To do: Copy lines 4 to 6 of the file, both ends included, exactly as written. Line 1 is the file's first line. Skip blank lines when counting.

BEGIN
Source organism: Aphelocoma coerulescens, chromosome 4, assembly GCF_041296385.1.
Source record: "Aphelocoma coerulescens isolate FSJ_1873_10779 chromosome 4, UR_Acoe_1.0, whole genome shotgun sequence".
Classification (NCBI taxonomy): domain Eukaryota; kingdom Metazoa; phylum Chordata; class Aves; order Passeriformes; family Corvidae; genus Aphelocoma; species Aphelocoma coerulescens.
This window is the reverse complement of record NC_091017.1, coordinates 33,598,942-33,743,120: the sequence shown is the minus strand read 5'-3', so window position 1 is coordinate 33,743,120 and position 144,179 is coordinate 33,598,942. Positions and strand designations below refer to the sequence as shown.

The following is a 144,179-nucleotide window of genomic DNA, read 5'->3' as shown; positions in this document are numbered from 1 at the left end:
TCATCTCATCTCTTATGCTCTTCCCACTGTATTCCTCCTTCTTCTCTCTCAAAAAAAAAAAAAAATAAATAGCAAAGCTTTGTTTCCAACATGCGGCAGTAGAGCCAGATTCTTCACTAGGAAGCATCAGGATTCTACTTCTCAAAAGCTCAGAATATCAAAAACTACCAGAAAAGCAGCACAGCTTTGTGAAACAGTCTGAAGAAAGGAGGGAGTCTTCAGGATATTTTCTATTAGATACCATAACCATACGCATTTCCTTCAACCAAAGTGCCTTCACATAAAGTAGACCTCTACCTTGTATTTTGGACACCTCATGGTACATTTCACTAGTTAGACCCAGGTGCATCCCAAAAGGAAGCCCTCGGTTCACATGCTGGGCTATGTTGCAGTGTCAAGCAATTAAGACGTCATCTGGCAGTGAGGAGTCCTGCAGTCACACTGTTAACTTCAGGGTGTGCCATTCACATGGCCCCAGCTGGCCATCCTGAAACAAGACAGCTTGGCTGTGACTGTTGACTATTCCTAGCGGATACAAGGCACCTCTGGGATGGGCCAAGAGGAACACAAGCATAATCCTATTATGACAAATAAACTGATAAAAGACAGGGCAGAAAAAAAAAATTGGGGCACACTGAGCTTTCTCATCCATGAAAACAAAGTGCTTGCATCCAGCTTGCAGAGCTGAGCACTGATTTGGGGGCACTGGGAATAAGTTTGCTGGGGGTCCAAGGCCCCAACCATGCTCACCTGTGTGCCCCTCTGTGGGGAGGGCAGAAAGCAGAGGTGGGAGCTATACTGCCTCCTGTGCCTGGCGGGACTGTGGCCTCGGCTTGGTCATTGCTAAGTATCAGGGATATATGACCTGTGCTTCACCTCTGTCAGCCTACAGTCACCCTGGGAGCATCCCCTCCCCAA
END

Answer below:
This window is the reverse complement of record NC_091017.1, coordinates 33,598,942-33,743,120: the sequence shown is the minus strand read 5'-3', so window position 1 is coordinate 33,743,120 and position 144,179 is coordinate 33,598,942. Positions and strand designations below refer to the sequence as shown.

The following is a 144,179-nucleotide window of genomic DNA, read 5'->3' as shown; positions in this document are numbered from 1 at the left end:
TCATCTCATCTCTTATGCTCTTCCCACTGTATTCCTCCTTCTTCTCTCTCAAAAAAAAAAAAAAATAAATAGCAAAGCTTTGTTTCCAACATGCGGCAGTAGAGCCAGATTCTTCACTAGGAAGCATCAGGATTCTACTTCTCAAAAGCTCAGAATATCAAAAACTACCAGAAAAGCAGCACAGCTTTGTGAAACAGTCTGAAGAAAGGAGGGAGTCTTCAGGATATTTTCTATTAGATACCATAACCATACGCATTTCCTTCAACCAAAGTGCCTTCACATAAAGTAGACCTCTACCTTGTATTTTGGACACCTCATGGTACATTTCACTAGTTAGACCCAGGTGCATCCCAAAAGGAAGCCCTCGGTTCACATGCTGGGCTATGTTGCAGTGTCAAGCAATTAAGACGTCATCTGGCAGTGAGGAGTCCTGCAGTCACACTGTTAACTTCAGGGTGTGCCATTCACATGGCCCCAGCTGGCCATCCTGAAACAAGACAGCTTGGCTGTGACTGTTGACTATTCCTAGCGGATACAAGGCACCTCTGGGATGGGCCAAGAGGAACACAAGCATAATCCTATTATGACAAATAAACTGATAAAAGACAGGGCAGAAAAAAAAAATTGGGGCACACTGAGCTTTCTCATCCATGAAAACAAAGTGCTTGCATCCAGCTTGCAGAGCTGAGCACTGATTTGGGGGCACTGGGAATAAGTTTGCTGGGGGTCCAAGGCCCCAACCATGCTCACCTGTGTGCCCCTCTGTGGGGAGGGCAGAAAGCAGAGGTGGGAGCTATACTGCCTCCTGTGCCTGGCGGGACTGTGGCCTCGGCTTGGTCATTGCTAAGTATCAGGGATATATGACCTGTGCTTCACCTCTGTCAGCCTACAGTCACCCTGGGAGCATCCCCTCCCCAA